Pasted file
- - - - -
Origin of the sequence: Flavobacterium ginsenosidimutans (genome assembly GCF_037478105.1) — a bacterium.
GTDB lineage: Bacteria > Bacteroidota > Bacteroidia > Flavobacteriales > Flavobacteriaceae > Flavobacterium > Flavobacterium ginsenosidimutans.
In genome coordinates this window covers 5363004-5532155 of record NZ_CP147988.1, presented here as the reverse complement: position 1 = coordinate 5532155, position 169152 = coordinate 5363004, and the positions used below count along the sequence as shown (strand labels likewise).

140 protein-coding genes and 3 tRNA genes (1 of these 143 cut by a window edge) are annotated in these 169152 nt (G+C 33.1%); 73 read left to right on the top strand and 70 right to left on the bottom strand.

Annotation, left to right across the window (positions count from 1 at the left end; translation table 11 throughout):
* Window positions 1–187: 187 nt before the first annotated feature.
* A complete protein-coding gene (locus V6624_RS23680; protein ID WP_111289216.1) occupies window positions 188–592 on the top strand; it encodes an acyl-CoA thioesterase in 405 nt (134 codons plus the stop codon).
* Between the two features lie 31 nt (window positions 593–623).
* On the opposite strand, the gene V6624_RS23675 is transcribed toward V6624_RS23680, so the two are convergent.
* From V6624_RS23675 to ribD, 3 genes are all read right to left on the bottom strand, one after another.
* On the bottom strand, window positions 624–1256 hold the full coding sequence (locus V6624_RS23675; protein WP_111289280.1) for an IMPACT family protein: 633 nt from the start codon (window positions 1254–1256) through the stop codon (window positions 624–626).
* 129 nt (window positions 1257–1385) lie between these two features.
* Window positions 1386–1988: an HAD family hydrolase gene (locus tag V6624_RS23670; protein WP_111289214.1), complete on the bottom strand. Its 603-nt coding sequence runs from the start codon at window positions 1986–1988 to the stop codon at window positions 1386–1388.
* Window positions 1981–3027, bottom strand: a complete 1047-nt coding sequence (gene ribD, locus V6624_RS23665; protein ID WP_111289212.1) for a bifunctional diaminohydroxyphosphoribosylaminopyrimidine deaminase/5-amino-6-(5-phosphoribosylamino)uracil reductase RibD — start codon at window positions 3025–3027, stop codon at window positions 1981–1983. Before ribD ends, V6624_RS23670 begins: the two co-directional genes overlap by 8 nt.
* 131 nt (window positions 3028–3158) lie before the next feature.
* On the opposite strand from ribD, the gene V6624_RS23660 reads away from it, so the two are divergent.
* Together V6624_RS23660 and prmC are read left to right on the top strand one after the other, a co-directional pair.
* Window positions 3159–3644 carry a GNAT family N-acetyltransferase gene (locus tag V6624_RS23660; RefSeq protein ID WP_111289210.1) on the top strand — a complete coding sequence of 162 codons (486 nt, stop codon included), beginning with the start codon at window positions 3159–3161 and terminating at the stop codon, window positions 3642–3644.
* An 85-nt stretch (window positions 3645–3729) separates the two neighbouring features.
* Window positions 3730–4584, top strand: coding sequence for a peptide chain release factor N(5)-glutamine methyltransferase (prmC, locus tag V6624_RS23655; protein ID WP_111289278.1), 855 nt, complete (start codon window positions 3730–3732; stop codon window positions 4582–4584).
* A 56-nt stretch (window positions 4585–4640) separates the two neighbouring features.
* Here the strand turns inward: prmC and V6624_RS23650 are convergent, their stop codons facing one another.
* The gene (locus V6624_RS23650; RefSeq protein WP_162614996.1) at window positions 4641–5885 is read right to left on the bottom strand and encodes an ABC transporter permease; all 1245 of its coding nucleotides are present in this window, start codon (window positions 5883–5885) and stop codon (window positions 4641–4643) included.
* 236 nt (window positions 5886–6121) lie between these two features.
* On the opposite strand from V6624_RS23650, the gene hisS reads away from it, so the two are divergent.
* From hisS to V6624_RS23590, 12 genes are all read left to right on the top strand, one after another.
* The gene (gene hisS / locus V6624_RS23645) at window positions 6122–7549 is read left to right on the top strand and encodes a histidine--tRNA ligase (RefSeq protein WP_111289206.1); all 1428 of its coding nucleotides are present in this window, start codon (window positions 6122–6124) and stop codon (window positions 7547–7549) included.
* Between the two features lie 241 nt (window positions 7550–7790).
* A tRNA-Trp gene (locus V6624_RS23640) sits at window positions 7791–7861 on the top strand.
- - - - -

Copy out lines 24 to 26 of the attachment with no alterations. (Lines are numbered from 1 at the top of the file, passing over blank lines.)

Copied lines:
* 236 nt (window positions 5886–6121) lie between these two features.
* On the opposite strand from V6624_RS23650, the gene hisS reads away from it, so the two are divergent.
* From hisS to V6624_RS23590, 12 genes are all read left to right on the top strand, one after another.